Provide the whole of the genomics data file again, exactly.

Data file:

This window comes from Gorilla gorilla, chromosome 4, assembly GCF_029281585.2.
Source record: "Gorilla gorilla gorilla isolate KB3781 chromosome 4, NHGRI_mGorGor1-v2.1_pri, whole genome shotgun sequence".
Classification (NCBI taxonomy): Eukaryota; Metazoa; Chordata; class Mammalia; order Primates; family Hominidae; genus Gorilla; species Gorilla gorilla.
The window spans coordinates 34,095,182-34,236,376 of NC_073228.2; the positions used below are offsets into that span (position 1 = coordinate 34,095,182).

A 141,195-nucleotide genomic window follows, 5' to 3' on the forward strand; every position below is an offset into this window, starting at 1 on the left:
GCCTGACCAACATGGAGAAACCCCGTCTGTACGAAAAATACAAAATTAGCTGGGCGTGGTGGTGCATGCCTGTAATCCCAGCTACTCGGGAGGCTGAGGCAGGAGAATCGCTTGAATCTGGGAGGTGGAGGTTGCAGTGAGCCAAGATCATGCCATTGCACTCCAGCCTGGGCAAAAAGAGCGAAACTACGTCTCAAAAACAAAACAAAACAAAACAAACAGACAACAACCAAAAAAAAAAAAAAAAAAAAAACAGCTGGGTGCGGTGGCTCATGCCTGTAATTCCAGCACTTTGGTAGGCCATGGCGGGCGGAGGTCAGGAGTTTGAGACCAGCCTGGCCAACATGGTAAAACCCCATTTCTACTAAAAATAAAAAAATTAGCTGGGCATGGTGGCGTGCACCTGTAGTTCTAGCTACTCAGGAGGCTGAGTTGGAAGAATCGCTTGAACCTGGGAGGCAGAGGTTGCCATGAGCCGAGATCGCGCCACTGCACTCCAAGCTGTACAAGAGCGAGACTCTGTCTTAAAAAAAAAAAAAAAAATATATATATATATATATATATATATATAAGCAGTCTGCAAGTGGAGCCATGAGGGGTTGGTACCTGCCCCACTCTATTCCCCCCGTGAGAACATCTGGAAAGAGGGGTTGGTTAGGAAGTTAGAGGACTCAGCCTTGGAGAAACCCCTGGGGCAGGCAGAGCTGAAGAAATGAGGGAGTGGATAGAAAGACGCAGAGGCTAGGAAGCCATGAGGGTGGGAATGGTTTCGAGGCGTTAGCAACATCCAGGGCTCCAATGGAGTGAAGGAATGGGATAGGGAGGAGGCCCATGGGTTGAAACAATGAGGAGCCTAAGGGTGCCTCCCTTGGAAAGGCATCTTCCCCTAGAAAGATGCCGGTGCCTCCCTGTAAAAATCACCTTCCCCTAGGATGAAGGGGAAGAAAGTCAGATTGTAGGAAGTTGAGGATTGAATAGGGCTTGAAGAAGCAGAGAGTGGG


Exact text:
This window comes from Gorilla gorilla, chromosome 4, assembly GCF_029281585.2.
Source record: "Gorilla gorilla gorilla isolate KB3781 chromosome 4, NHGRI_mGorGor1-v2.1_pri, whole genome shotgun sequence".
Classification (NCBI taxonomy): Eukaryota; Metazoa; Chordata; class Mammalia; order Primates; family Hominidae; genus Gorilla; species Gorilla gorilla.
The window spans coordinates 34,095,182-34,236,376 of NC_073228.2; the positions used below are offsets into that span (position 1 = coordinate 34,095,182).

A 141,195-nucleotide genomic window follows, 5' to 3' on the forward strand; every position below is an offset into this window, starting at 1 on the left:
GCCTGACCAACATGGAGAAACCCCGTCTGTACGAAAAATACAAAATTAGCTGGGCGTGGTGGTGCATGCCTGTAATCCCAGCTACTCGGGAGGCTGAGGCAGGAGAATCGCTTGAATCTGGGAGGTGGAGGTTGCAGTGAGCCAAGATCATGCCATTGCACTCCAGCCTGGGCAAAAAGAGCGAAACTACGTCTCAAAAACAAAACAAAACAAAACAAACAGACAACAACCAAAAAAAAAAAAAAAAAAAAAACAGCTGGGTGCGGTGGCTCATGCCTGTAATTCCAGCACTTTGGTAGGCCATGGCGGGCGGAGGTCAGGAGTTTGAGACCAGCCTGGCCAACATGGTAAAACCCCATTTCTACTAAAAATAAAAAAATTAGCTGGGCATGGTGGCGTGCACCTGTAGTTCTAGCTACTCAGGAGGCTGAGTTGGAAGAATCGCTTGAACCTGGGAGGCAGAGGTTGCCATGAGCCGAGATCGCGCCACTGCACTCCAAGCTGTACAAGAGCGAGACTCTGTCTTAAAAAAAAAAAAAAAAATATATATATATATATATATATATATATAAGCAGTCTGCAAGTGGAGCCATGAGGGGTTGGTACCTGCCCCACTCTATTCCCCCCGTGAGAACATCTGGAAAGAGGGGTTGGTTAGGAAGTTAGAGGACTCAGCCTTGGAGAAACCCCTGGGGCAGGCAGAGCTGAAGAAATGAGGGAGTGGATAGAAAGACGCAGAGGCTAGGAAGCCATGAGGGTGGGAATGGTTTCGAGGCGTTAGCAACATCCAGGGCTCCAATGGAGTGAAGGAATGGGATAGGGAGGAGGCCCATGGGTTGAAACAATGAGGAGCCTAAGGGTGCCTCCCTTGGAAAGGCATCTTCCCCTAGAAAGATGCCGGTGCCTCCCTGTAAAAATCACCTTCCCCTAGGATGAAGGGGAAGAAAGTCAGATTGTAGGAAGTTGAGGATTGAATAGGGCTTGAAGAAGCAGAGAGTGGG